JMA2014-cropped_600

The red line is the long-term linear trend.

The blue line is the 5-year running mean.

Australia had the third hottest year on record.

3. Chinese three-wheeler is for real!

From John D’s Gizmag collection we have the Spira4u three-wheeler car:

spira-production-version-2_500

It’s not a toy, it’s a serious car which has gone into pilot production as a 10 kW electric or a fuel-injected 150 cc version with an economy of 2.94 l/100km (80 mpg).

It has a handy parking option:

spira-production-version-14_500

And it floats:

spira-production-version-11_500

An amphibious version is under development.

4. California starts to build a high-speed rail system

The first phase of California’s high-speed rail system will be a 29-mile stretch from Fresno slightly north to the town of Madera. From there the project will link up with urban centers like Los Angeles and San Francisco, eventually allowing commuters to travel between those two cities at 220 mph and cutting the trip from nearly six hours to less than three. The system will eventually extend to Sacramento and San Diego, totaling 800 miles with up to 24 stations.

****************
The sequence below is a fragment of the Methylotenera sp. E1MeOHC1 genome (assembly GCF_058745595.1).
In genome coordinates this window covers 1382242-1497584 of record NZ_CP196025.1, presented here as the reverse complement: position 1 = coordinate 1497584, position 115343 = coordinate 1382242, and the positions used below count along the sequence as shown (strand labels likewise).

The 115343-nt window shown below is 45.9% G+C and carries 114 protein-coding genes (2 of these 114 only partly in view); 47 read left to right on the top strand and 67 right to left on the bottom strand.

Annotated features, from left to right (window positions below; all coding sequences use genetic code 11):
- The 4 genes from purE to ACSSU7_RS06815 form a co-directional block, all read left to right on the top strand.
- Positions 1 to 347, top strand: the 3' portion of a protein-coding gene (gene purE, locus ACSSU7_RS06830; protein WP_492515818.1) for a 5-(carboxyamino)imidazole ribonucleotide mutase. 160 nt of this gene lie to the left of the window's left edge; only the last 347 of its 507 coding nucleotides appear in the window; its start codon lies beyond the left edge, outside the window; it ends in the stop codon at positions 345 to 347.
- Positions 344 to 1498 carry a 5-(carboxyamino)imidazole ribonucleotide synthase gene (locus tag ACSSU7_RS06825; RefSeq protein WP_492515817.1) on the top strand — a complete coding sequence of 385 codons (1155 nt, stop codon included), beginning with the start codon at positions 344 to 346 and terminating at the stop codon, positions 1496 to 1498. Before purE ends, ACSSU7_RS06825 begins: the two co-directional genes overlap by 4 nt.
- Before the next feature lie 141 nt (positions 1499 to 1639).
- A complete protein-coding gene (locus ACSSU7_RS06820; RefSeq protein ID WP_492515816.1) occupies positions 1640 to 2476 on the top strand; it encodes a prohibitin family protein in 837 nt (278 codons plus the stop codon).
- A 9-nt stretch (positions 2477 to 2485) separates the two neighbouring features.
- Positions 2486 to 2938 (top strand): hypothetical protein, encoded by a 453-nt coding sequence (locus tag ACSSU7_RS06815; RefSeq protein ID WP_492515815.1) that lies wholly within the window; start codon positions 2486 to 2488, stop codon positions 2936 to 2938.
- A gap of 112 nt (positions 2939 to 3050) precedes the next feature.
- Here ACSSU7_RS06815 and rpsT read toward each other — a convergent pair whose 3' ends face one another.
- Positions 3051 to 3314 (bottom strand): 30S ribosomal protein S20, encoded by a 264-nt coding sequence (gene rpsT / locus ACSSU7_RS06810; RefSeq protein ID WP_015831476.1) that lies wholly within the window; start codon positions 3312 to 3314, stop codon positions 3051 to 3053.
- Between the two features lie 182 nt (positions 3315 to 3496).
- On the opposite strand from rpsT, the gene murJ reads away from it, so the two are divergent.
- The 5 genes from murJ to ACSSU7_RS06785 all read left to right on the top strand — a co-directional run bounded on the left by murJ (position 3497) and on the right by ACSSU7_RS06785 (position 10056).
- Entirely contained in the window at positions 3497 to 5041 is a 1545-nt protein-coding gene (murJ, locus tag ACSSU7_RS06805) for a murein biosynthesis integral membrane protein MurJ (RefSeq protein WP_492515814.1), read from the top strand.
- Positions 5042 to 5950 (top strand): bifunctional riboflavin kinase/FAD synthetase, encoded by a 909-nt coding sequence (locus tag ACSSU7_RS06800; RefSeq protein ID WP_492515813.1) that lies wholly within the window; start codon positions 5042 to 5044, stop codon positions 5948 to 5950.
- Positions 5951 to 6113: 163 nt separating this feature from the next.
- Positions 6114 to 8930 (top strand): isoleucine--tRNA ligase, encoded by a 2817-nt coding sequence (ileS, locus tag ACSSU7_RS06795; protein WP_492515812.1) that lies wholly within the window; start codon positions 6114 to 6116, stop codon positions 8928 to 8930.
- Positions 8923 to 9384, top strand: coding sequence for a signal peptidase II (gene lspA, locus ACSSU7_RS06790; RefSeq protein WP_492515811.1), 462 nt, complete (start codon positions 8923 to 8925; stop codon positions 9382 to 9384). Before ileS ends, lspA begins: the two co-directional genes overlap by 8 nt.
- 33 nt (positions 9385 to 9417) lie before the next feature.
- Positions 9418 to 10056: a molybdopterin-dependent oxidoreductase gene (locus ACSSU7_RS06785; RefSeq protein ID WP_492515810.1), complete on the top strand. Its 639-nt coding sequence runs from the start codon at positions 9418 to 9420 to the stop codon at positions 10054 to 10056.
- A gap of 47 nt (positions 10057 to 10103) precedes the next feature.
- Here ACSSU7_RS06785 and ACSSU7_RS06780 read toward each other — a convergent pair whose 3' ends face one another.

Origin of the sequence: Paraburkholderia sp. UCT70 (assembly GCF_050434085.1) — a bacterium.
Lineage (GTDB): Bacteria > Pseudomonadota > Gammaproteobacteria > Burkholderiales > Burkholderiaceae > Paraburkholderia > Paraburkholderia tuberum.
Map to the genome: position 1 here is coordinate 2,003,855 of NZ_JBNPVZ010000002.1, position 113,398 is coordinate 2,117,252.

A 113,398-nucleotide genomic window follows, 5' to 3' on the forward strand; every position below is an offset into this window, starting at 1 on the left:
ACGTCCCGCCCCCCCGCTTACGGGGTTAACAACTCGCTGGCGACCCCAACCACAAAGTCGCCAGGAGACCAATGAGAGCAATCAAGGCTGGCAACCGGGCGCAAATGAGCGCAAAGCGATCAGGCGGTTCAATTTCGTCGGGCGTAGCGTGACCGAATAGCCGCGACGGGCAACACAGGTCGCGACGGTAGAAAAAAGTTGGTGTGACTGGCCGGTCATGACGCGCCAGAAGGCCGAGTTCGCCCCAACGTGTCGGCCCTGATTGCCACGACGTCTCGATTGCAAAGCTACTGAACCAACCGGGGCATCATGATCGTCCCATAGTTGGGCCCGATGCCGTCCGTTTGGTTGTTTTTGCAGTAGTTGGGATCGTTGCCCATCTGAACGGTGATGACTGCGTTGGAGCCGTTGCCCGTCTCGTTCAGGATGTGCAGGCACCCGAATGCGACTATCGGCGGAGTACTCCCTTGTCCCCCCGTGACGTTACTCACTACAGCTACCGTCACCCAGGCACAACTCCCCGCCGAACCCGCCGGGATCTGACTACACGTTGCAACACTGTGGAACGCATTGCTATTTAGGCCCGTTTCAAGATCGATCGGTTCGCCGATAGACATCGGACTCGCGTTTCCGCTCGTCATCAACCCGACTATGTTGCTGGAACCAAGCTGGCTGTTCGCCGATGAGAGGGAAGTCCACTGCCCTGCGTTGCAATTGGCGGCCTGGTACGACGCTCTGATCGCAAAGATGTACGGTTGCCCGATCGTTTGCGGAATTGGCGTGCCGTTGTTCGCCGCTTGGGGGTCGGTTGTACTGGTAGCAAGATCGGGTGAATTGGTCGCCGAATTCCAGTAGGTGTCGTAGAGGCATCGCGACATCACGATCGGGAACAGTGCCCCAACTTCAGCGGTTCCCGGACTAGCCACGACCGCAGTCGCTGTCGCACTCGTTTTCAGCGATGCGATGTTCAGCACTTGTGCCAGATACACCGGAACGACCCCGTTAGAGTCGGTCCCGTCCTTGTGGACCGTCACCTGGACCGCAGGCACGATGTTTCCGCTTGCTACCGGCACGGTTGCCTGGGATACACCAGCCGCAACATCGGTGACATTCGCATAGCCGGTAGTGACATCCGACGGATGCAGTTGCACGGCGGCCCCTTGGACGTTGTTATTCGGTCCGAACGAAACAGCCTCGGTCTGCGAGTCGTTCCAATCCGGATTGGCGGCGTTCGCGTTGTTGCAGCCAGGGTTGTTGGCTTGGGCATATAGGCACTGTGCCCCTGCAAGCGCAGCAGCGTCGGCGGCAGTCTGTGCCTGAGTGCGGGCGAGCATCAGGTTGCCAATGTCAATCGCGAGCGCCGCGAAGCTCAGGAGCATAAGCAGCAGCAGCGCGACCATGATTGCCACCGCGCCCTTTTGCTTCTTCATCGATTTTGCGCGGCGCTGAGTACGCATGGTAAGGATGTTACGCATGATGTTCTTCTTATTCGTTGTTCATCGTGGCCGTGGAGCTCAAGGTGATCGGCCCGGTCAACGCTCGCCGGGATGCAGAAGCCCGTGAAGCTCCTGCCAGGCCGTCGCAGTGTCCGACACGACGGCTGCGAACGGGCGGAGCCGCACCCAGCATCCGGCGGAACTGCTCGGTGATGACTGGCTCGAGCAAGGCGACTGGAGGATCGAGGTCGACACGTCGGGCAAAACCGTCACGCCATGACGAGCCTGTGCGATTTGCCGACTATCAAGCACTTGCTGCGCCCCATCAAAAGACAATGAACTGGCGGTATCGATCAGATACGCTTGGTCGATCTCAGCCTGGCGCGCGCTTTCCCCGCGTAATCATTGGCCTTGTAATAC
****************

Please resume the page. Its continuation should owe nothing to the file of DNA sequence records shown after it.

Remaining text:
The full rail system should be in use by 2028.

5. Solar at grid parity in most of world by 2017

At RenewEconomy:

Investment bank Deutsche Bank is predicting that solar systems will be at grid parity in up to 80 per cent of the global market within 2 years, and says the collapse in the oil price will do little to slow down the solar juggernaut.

Quiggin at The Conversation and his place: Only a mug punter would bet on carbon storage over renewables.

6. When you are in a hole, stop digging!

From a study in the journal Nature:

“Our results suggest that, globally, a third of oil reserves, half of gas reserves, and over 80 percent of current coal reserves should remain unused from 2010 to 2050 in order to meet the target of 2°C,” write authors Christophe McGlade and Paul Ekins of University College London.

stay-in-the-ground-cropped_600

Keeping the increase in global temperatures under 2°C will require vast amounts of fossil fuels to be kept in the ground, including 92 percent of U.S. coal, most of Canada’s tar sands, and all of the Arctic’s oil and gas…

In 2013, fossil fuel companies spent some $670bn on exploring for new oil and gas resources. The figure should be zero.

7. Climate change will create more environmental refugees

Natural disasters like Typhoon Haiyan—which devastated the Philippines in 2013 displace more people than war, according to the Internal Displacement Monitoring Center in Geneva. And as climate change sets off increasingly lethal natural disasters, so will the numbers of environmental refugees increase, Reuters reported.